Cisco repositions its optical strategy

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Cisco repositions its optical strategy

The networking market may get worse before it gets better, but there are signs that the industry is slowly finding its feet, said Cisco president and chief executive John Chambers.

In the future, profits will be driven by "wave after wave" of new applications in every industry type, said Chambers, who admitted that Cisco must do a better job of selling to incumbent local exchange carriers.

The networking company recently took a stab at repositioning its edge, core and long-haul optical strategy with the introduction of its Complete Optical Multiservice Edge and Transport (Comet) portfolio.

The suite, which consists of one new and nine pre-existing optical platforms in Cisco's product line, aims to provide better service density, speed and capacity. The suite also promises to let users scale their networks as high-bandwidth technologies such as gigabit Ethernet and fibre channel come online.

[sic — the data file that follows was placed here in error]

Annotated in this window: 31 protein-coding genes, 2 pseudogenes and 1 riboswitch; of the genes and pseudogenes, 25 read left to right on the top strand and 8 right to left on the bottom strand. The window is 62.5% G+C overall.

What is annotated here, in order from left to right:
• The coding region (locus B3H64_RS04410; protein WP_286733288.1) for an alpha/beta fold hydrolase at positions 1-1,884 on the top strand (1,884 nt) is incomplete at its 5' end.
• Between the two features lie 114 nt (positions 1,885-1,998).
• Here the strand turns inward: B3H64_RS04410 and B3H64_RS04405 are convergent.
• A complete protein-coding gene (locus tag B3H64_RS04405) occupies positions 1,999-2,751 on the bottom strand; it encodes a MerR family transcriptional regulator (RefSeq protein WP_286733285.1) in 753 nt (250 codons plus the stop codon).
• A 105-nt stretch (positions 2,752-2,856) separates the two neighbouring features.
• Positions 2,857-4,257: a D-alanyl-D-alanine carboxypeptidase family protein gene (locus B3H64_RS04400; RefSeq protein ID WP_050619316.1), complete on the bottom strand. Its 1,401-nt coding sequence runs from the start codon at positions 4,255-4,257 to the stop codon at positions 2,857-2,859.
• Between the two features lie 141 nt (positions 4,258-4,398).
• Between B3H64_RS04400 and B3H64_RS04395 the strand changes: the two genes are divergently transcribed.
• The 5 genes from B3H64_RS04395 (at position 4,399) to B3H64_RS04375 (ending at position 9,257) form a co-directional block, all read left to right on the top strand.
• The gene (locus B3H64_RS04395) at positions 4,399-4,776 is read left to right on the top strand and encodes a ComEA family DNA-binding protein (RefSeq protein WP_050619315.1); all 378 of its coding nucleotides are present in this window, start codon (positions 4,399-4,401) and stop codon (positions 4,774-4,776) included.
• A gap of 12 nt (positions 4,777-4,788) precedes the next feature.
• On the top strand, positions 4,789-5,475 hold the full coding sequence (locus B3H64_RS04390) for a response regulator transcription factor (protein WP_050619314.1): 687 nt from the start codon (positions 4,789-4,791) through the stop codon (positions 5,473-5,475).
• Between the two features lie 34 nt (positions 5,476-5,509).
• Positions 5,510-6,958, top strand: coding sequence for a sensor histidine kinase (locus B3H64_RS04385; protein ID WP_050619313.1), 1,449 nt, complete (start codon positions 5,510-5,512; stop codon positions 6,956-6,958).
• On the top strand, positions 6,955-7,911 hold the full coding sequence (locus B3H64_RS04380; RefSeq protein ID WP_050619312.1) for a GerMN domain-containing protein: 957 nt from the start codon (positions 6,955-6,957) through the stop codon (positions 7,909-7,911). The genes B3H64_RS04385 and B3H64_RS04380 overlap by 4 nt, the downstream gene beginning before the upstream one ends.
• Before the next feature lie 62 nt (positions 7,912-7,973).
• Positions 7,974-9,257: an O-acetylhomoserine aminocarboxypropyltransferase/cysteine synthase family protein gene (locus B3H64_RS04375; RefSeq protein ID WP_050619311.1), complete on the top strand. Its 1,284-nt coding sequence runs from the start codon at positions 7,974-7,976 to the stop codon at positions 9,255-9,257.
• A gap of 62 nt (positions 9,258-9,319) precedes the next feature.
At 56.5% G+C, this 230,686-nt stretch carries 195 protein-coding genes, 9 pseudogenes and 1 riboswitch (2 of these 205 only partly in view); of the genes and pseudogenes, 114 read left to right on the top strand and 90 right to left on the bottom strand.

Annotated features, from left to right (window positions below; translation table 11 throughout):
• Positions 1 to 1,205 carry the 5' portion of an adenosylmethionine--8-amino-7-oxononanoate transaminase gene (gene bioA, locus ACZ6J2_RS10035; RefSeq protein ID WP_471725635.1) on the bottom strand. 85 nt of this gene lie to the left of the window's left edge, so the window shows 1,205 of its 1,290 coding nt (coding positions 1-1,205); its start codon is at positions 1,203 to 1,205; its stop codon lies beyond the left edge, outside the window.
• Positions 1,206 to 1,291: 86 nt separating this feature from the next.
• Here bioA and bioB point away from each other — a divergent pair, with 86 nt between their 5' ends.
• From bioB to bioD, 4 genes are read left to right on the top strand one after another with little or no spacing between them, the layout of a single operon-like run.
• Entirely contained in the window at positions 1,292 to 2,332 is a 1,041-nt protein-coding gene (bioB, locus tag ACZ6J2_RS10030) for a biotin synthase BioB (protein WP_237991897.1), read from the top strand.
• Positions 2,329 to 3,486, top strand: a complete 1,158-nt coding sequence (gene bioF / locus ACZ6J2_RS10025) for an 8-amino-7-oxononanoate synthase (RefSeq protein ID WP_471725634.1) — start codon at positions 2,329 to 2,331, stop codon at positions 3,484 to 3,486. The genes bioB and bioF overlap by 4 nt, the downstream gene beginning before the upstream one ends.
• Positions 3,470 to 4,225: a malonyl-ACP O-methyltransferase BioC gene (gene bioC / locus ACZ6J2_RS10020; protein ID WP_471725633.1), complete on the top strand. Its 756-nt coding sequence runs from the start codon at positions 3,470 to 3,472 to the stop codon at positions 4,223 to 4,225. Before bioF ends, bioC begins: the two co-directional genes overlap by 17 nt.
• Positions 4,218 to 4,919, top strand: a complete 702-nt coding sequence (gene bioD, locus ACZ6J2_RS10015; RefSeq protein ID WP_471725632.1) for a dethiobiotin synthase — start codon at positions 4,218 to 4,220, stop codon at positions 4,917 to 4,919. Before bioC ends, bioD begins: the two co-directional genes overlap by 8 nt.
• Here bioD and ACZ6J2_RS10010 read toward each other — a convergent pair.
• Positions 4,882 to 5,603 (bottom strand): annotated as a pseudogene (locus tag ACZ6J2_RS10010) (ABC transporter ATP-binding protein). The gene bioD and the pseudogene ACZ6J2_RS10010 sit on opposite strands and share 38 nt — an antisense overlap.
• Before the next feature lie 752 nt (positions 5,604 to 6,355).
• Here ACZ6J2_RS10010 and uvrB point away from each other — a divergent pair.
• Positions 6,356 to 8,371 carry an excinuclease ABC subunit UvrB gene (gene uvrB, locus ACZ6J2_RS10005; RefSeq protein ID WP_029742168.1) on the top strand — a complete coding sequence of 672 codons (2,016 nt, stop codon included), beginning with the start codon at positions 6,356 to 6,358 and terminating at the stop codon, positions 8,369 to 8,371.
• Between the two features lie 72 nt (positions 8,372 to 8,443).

Cisco announced one new product: the ONS 15808 Dense Wave Division Multiplexing (DWDM) platform. Aimed at service providers, the 15808 transmits data over long-haul distances, boasting enhancements in channel spacing, channel capacity, bit rates and transmission distances.

On other fronts, Cisco announced the launch of seven intelligent Ethernet switches, including three members of the Catalyst 3550 line and four Catalyst 2950 switches, which offer the same basic services as the 3550 family.

Cisco also announced enhancements to its Catalyst 4000 switch, which will provision gigabit Ethernet to the desktop at a price low enough - $208 (£147) per port - for enterprises to be deployed at every desktop, according to Mark Foss, product manager of Cisco's gigabit switching group. The switch is aimed at wiring closets and branch offices.

However, not everyone agreed with Chambers' predictions of future profitability. The next few years could produce "strong winners and big losers", said Bhawani Shankar, an analyst at Gartner Group.

The economic downturn will hurt the eight leading vendors - Alcatel, Cisco, Ericsson, Lucent, Motorola, Nokia, Nortel and Siemens - for at least the next year, he added.

In addition, carrier consolidation means there will be fewer customers to sell to, Shankar said.

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